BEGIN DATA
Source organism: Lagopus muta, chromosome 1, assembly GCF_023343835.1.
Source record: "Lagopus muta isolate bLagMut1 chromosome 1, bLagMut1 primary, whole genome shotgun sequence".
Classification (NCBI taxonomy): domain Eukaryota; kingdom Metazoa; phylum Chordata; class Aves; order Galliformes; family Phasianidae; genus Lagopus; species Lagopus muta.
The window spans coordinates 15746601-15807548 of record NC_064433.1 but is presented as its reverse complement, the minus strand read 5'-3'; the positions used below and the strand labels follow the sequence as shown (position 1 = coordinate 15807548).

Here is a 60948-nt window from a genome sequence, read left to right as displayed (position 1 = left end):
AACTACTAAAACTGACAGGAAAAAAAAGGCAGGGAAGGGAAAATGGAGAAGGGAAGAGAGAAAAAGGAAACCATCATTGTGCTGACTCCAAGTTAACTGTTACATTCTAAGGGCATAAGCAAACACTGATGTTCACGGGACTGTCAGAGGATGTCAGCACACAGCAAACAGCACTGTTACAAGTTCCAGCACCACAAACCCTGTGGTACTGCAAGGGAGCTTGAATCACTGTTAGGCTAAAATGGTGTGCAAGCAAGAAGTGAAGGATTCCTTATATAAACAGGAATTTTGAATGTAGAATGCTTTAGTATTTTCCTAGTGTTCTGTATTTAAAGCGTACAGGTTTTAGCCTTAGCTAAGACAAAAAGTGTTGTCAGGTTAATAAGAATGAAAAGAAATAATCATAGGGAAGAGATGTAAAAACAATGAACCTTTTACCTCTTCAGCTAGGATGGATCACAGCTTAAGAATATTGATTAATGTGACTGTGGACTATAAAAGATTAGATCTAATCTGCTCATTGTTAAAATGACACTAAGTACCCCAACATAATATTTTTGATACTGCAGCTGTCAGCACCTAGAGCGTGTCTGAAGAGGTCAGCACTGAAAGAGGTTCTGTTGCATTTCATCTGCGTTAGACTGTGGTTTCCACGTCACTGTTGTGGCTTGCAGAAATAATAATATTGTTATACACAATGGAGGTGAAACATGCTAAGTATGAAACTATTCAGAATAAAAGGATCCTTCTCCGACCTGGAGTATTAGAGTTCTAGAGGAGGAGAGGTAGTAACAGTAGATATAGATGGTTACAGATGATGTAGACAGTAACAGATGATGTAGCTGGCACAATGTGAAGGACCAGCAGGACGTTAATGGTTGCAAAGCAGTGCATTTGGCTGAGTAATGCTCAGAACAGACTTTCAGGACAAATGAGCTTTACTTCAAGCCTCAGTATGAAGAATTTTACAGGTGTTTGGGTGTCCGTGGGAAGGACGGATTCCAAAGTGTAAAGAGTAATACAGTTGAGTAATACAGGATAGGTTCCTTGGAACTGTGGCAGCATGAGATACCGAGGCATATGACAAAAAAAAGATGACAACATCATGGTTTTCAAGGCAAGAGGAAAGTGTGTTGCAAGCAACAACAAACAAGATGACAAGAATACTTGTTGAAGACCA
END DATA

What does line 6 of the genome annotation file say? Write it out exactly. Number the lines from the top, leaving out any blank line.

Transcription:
AACTACTAAAACTGACAGGAAAAAAAAGGCAGGGAAGGGAAAATGGAGAAGGGAAGAGAGAAAAAGGAAACCATCATTGTGCTGACTCCAAGTTAACTGTTACATTCTAAGGGCATAAGCAAACACTGATGTTCACGGGACTGTCAGAGGATGTCAGCACACAGCAAACAGCACTGTTACAAGTTCCAGCACCACAAACCCTGTGGTACTGCAAGGGAGCTTGAATCACTGTTAGGCTAAAATGGTGTGCAAGCAAGAAGTGAAGGATTCCTTATATAAACAGGAATTTTGAATGTAGAATGCTTTAGTATTTTCCTAGTGTTCTGTATTTAAAGCGTACAGGTTTTAGCCTTAGCTAAGACAAAAAGTGTTGTCAGGTTAATAAGAATGAAAAGAAATAATCATAGGGAAGAGATGTAAAAACAATGAACCTTTTACCTCTTCAGCTAGGATGGATCACAGCTTAAGAATATTGATTAATGTGACTGTGGACTATAAAAGATTAGATCTAATCTGCTCATTGTTAAAATGACACTAAGTACCCCAACATAATATTTTTGATACTGCAGCTGTCAGCACCTAGAGCGTGTCTGAAGAGGTCAGCACTGAAAGAGGTTCTGTTGCATTTCATCTGCGTTAGACTGTGGTTTCCACGTCACTGTTGTGGCTTGCAGAAATAATAATATTGTTATACACAATGGAGGTGAAACATGCTAAGTATGAAACTATTCAGAATAAAAGGATCCTTCTCCGACCTGGAGTATTAGAGTTCTAGAGGAGGAGAGGTAGTAACAGTAGATATAGATGGTTACAGATGATGTAGACAGTAACAGATGATGTAGCTGGCACAATGTGAAGGACCAGCAGGACGTTAATGGTTGCAAAGCAGTGCATTTGGCTGAGTAATGCTCAGAACAGACTTTCAGGACAAATGAGCTTTACTTCAAGCCTCAGTATGAAGAATTTTACAGGTGTTTGGGTGTCCGTGGGAAGGACGGATTCCAAAGTGTAAAGAGTAATACAGTTGAGTAATACAGGATAGGTTCCTTGGAACTGTGGCAGCATGAGATACCGAGGCATATGACAAAAAAAAGATGACAACATCATGGTTTTCAAGGCAAGAGGAAAGTGTGTTGCAAGCAACAACAAACAAGATGACAAGAATACTTGTTGAAGACCA